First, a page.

posted on Jul, 17 2015 @ 05:02 PM
The ritual of the “scapegoat” was part of the ceremonial relating to Atonement.
We find the description in Leviticus ch16.
The first part of the rite appears in vv7-10.
Aaron, or whichever priest is presiding, will select two goats.
He will then “cast lots” to decide which one will be “for the Lord” and which one will be LA AZAZEL.
The second one will then be presented alive before the Lord, “that it may be sent away into the wilderness LA AZA’ZEYL”.
There are two strands of thought about the way that Hebrew word should be translated, and what it implies.
In writings found among the Dead Sea Scrolls, Azazel is identified as the name of a demon.
The current fashion is to accept that reading of the word.
Many modern translations (but not the NIV) talk about “the goat for Azazel”.
Commentators will suggest that Azazel was a local wilderness deity, once known to the Israelites, and that the goat was being sent in his
I don’t know that they come up with any satisfactory reason why a wilderness deity should want “sin” to be given to him, or why it should be
thrust in his direction against his will.
On the other hand, most translations of Leviticus, before modern times, assumed that the word was derived from AZEL, meaning “go away”.
AZ AZEL might mean “the goat that goes away”.
Alternatively, duplicating the “AZ” could have the effect of intensifying the meaning, into “going right away”. LA AZAZEL would then mean
something like “for the purpose of absolute removal”.
Thus from the early Greek translations, we find;
APOMPAIOS (“sent away”) in the Septuagint
APOLOLUMENON (“dismissed”) in the translation of Aquila.
APERCHOMENON (“going away”) in the translation of Symacchus.
The Vulgate Latin text gives us CAPRO EMISSARIO (“the emissary goat”).
While the traditional “scapegoat” of the AV comes, of course, from “escape”, which carries the same idea.
The main problem with the “demon called Azazel” interpretation is that this would stand in complete isolation within the Old Testament. There is
no other scriptural reference to any wilderness power which wants or deserves to have the ownership of “sin”.
Scholars who study the other cultures of the time can find parallels for a ritual of “sending away” bad spiritual things, but not, it seems, for
the intention of sending them TO anyone in particular.
So it’s possible that “Azazel the demon” is a complete misunderstanding. He comes from the demon-obsessed thought world of the era when the Dead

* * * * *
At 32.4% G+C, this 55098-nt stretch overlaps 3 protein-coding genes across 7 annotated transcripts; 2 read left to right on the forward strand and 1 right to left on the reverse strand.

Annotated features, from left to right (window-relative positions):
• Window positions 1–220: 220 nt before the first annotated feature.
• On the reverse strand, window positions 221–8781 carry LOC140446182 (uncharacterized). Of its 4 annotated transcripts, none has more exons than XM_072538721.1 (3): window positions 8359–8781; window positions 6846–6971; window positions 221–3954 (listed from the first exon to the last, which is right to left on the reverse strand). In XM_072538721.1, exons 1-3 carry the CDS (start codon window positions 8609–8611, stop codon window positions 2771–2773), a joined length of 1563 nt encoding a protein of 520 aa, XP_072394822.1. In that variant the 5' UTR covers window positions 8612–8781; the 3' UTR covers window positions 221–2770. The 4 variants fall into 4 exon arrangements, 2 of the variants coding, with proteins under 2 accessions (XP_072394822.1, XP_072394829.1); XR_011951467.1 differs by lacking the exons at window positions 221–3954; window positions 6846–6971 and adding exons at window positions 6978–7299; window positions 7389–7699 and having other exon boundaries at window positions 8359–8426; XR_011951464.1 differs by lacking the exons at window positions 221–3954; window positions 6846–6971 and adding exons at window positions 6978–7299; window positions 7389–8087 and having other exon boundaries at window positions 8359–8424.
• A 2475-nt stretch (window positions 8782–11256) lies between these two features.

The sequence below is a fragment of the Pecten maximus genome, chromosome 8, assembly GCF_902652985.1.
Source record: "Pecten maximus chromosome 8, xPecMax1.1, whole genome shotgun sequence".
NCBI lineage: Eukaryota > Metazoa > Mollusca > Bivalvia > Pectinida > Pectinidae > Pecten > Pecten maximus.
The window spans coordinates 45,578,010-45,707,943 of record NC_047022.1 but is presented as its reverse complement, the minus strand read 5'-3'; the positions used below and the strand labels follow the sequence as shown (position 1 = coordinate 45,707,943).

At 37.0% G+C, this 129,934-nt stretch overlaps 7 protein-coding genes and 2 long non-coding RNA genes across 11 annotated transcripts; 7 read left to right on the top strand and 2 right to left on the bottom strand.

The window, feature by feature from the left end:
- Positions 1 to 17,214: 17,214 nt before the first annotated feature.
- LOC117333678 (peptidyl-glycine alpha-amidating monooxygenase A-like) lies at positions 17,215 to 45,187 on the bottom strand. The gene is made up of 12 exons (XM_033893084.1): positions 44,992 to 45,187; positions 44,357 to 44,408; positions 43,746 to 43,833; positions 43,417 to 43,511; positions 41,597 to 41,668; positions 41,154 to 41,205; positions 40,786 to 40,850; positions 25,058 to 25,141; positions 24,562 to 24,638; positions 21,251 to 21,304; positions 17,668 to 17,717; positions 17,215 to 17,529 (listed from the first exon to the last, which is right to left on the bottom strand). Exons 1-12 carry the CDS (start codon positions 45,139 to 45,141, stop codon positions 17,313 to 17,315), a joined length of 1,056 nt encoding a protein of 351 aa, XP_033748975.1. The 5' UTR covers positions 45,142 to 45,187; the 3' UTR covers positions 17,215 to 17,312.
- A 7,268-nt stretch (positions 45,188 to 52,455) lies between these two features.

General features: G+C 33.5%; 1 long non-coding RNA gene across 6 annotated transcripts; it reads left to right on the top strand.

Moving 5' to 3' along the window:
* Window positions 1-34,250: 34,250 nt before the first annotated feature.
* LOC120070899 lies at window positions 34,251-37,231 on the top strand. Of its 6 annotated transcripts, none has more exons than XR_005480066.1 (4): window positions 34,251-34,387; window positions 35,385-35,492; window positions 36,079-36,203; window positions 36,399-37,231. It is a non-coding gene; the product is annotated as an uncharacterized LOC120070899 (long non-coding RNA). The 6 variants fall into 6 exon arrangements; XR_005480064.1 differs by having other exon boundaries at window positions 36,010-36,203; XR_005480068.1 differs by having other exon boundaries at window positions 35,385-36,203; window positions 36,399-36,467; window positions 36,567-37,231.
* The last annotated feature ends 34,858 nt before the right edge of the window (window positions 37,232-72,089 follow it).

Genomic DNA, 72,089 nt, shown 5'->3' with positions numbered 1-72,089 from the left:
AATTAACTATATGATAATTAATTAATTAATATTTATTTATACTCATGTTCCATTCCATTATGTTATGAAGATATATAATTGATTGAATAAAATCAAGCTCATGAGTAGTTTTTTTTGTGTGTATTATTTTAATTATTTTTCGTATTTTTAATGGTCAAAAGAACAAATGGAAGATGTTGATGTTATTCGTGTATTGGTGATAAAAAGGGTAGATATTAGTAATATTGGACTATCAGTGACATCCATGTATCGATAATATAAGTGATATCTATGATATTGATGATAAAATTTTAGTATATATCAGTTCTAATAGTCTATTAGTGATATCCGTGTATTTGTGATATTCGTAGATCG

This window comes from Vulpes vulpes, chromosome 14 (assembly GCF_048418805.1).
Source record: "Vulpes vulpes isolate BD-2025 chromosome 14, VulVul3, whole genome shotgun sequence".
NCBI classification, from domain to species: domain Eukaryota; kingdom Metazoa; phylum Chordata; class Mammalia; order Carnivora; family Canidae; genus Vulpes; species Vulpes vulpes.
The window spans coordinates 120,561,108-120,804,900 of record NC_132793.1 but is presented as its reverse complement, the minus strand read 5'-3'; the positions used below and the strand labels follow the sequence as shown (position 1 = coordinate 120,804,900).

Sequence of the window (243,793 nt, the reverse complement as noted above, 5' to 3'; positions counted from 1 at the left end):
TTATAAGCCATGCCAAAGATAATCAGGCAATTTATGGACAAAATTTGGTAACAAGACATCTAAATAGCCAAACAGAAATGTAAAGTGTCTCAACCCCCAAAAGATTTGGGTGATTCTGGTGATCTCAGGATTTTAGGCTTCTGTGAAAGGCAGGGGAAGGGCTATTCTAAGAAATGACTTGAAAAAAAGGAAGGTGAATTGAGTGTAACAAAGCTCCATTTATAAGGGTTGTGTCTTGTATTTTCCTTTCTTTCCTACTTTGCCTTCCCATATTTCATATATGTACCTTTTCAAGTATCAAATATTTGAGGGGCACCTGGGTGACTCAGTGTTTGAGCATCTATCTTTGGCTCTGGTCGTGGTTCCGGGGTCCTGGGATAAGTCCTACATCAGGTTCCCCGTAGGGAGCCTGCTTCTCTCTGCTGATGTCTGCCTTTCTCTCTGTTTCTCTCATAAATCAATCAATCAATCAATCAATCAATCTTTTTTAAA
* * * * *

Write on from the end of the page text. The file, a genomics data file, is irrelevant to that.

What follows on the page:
Sea Scrolls were written, rather than the thought-world of the early Israelites who developed the rite in the first place.
It would be comparable to the mistake of the men of Athens, who thought that Paul was talking about a new god called “Resurrection”.
In that case the traditional translations would have it right.
We can find support for that conclusion in the second part of the ritual, when the goat is dismissed (vv21-22).
“Aaron shall lay both his hands upon the head of the live goat, and confess over him all the iniquities of the people of Israel… and he shall put
them upon the head of the goat, and send him away into the wilderness… The goat shall bear all their iniquities upon him to a solitary land; and he
shall let the goat go in the wilderness”.
There is no mention here of going “to Azazel” or in any particular direction.
The central thought is simply that the goat is taking the sin far, far away from God’s people.
So I think that gives us the real meaning of the scapegoat ritual.
It is not a case of sending the sin TO any place or entity.
Instead, the whole point is that the sin is being sent AWAY.
On previous occasions, I’ve described Original Sin as humanity taking itself out of alignment with God’s will, a misalignment which interferes
with their relationship with the God who made them.
If this is a fair description, then it’s obviously not possible for sin to be literally “carried away”.
What we have here is a dramatized metaphor which expresses and teaches two important points.
1 ) It is necessary for sin to be remedied. It must not be allowed to remain part of the life of the people.
2 ) It is possible to find a remedy for sin.
These are lessons which we can still absorb from the spectacle of the scapegoat.